Glickhouse explained in general terms that the spike in campus hate crimes is a result of the emboldening of preexisting white nationalist elements. White nationalists feel freer to voice their hateful ideology in the current political climate. But why then has AU been so aggressively targeted?

“It’s not just trolling for trolling’s sake,” she said of groups like DC Counter Resistance. “They’re also trying to recruit in many cases.”

Why Us?

Lecia Brooks, Director of Outreach at the Southern Policy Law Center (SPLC), cited AU’s history of enacting positive social change as one of the driving factors behind its recent outbreak of vandalism. She says that AU was one of few schools in the country to follow through on improving its level of inclusivity in the wake of racist incidents on campus.

“AU has done a lot and continues to do a lot, to address these issues,” Brooks said. “I think the administration stood up last school year to this hate … [and] got a lot of media attention, got the attention of members of Congress.”

She says the Anti-Racism Policy Center is another example of AU taking the initiative to counter attacks by white nationalist groups. Brooks says the response to hate on other campuses is much more watered-down and usually consists of a college president denouncing the incident but not following up with action.  

AU, in her opinion, is more involved than that. The progressive mentality, Brooks says, is an important root cause of the alt-right’s assault on AU.

“What [AU is] doing to address these issues is one of the reasons that you’ve come under attack,” Brooks said.

Torriente echoed that point.

“I think that the AU community is imperfect and that there’s improvements to be made, but I think that we are a much more progressive school than most other schools, and I think that’s what we’re known for being,” Torriente said.

He said that while he first thought AU had created a culture that welcomed the alt-right’s ideology, “[maybe] the person knew this was something we wouldn’t tolerate and that they could get a rise out of us.”

Brooks said Alt-right groups aren’t seeing the desired result—more division—at AU. Instead, the university is doing more to protect students of color and other targets of white nationalist ire.

The acts of hate that these groups commit become desperate swings at an ever-improving environment of inclusivity and safety at AU. Groups like the “DC Counter Resistance” piggyback off of the media attention the university gets for its progressive policy by committing racist acts in their backyard.

Looking Forward

As for whether or not it was possible to stem the tide of hateful acts on campus, Torriente wasn’t optimistic.

“The sad truth is that it’s going to happen again, and we can’t promise it’s not going to happen again—and anyone who makes that promise to you is lying,” Torriente said. “Until we figure out a way to really eradicate [the culture of white supremacy]. It’s going to continue to be a problem — especially since it’s not someone who’s a member of the community. That’s going to make it that much harder.”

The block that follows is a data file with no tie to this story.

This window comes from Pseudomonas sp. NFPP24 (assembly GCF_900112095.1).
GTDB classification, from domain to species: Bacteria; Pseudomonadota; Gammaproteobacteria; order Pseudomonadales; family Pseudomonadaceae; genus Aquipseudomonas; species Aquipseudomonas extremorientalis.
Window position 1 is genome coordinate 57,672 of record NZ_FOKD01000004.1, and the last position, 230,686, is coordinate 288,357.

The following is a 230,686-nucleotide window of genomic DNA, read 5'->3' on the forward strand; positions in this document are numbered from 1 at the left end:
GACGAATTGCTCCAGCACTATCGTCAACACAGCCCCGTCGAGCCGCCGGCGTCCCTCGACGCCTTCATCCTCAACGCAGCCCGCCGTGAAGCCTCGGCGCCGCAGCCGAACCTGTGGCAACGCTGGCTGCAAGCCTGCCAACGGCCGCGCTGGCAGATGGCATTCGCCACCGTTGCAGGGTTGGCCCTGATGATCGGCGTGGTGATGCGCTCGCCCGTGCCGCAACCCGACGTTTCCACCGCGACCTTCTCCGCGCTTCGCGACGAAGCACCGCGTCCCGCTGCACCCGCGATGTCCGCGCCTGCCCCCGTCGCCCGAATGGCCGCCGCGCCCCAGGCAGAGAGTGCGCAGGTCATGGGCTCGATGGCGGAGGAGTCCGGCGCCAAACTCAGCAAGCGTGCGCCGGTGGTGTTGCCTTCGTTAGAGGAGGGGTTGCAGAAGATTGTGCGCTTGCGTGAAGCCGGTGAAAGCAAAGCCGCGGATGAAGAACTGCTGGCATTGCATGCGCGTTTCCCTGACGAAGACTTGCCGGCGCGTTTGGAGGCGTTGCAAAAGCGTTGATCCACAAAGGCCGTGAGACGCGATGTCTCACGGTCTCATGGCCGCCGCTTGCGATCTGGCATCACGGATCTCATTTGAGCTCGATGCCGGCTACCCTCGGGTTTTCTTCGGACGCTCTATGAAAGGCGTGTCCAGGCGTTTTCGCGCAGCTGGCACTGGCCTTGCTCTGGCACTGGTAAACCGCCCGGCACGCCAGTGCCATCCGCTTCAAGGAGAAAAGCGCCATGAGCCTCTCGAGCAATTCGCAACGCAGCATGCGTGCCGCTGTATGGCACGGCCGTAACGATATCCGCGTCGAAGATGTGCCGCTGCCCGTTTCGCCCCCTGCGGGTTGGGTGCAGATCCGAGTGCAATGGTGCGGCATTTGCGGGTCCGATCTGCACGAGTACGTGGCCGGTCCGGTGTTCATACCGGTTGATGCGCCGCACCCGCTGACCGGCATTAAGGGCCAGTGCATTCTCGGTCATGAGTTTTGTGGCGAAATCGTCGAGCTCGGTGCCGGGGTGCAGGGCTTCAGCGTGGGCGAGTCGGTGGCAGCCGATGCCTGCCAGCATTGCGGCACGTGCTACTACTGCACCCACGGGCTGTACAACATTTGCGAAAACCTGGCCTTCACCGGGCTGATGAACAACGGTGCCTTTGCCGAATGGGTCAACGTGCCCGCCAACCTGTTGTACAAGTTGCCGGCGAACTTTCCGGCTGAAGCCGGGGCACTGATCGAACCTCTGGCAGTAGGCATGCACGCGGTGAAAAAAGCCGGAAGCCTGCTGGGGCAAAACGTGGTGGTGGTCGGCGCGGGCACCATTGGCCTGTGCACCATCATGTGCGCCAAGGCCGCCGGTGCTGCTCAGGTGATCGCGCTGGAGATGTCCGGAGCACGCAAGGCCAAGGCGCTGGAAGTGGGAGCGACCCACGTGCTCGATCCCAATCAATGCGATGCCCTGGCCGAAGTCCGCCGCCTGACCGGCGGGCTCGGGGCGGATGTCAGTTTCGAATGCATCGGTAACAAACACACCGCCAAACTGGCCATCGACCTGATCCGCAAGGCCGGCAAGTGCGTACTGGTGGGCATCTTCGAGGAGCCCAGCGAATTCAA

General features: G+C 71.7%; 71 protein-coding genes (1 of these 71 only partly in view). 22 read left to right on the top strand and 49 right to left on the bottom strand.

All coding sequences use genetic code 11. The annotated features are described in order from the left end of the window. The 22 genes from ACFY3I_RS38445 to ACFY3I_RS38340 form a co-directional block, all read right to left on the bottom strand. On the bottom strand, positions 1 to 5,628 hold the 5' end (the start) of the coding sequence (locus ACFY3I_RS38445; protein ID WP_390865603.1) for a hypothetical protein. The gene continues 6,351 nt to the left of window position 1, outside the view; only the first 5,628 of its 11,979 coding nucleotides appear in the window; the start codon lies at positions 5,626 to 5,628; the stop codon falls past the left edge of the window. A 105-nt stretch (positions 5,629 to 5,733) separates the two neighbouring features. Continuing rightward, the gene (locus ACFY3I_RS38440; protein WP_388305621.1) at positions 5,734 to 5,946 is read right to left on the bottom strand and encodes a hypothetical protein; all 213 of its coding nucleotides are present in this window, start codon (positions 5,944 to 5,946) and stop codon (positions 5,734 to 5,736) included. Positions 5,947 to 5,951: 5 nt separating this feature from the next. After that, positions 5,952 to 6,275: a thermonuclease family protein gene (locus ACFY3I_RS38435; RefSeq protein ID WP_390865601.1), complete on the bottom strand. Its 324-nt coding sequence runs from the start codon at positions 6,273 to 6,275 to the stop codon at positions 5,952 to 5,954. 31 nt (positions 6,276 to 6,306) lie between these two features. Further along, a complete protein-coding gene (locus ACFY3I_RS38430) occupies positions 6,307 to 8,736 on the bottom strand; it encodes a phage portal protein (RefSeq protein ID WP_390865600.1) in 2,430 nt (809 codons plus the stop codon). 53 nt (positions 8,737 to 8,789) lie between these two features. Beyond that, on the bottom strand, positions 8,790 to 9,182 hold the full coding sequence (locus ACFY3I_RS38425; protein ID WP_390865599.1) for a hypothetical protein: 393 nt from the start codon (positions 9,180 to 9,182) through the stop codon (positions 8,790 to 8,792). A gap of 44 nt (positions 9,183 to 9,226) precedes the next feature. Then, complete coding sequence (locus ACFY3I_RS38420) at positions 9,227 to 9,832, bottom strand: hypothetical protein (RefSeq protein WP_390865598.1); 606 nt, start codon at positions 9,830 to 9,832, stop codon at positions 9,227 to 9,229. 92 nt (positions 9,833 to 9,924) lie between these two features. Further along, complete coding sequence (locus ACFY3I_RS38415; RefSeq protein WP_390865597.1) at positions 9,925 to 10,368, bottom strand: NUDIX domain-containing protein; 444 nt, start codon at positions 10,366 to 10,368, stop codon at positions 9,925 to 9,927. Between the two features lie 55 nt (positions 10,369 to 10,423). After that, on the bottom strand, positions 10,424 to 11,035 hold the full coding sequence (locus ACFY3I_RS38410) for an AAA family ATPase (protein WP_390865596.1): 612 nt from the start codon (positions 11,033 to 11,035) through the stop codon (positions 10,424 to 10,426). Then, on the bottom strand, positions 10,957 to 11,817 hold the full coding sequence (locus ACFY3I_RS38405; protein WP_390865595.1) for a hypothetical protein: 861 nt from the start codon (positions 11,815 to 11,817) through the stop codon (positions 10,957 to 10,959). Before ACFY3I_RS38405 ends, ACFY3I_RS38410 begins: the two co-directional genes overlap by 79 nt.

Some members of the American community are looking for solutions. Taylor Dumpson, in an interview with the Eagle from June, expressed the desire for AU’s administration to “be more consistent and work to develop a protocol” for responding to hate on campus.

Brooks offered a long-term solution that she believes will help reduce the frequency of hateful acts, not just on AU’s campus, but at all schools. It’s an idea that she says will probably increase division in the short term, but will lead to greater cohesion in the future.

Brooks says that universities have made great strides in creating environments of diversity and inclusion. However these efforts appear to be explicitly for women, people of color, and other marginalized groups, and white men have never been a part of that list, even if their inclusion is implied.

“Universities need to work to create community,” Brooks said, “and it has to include everyone.”

Torriente isn’t sold on that conclusion.

“I think, at the most fundamental level, white men are invited to the table. They don’t have to be, but they have an automatic seat in many of these discussions,” Torriente said.

He said that the issue lies in white people’s reluctance to accept some of the responsibility for racial divides within the community.

“[White people] are beneficiaries of a larger system,” said Torriente, “and [they] need to recognize that … because if we don’t have a mutual understanding of how this works, we’re not going to have a productive conversation about race … White people are invited to the conversation, just not in the friendly manner they would prefer.”

Reflecting on his experience at AU, Torriente expressed the need for students struggling with racism on campus to find like-minded people to share their experiences with.

“I think it’s important that you have space and […] find community to deal with and parse through what’s happening,” Torriente said, “and making sure that you’re taking care of yourself — that’s your number one priority.”

Ben Weiss is a sophomore studying international relations.

 

An earlier version of this story incorrectly cited ProPublica’s private database as the source of the  2,274 news stories covering new or developing hate crimes but that number was found on their public GNews index database, that they built in partnership with Google.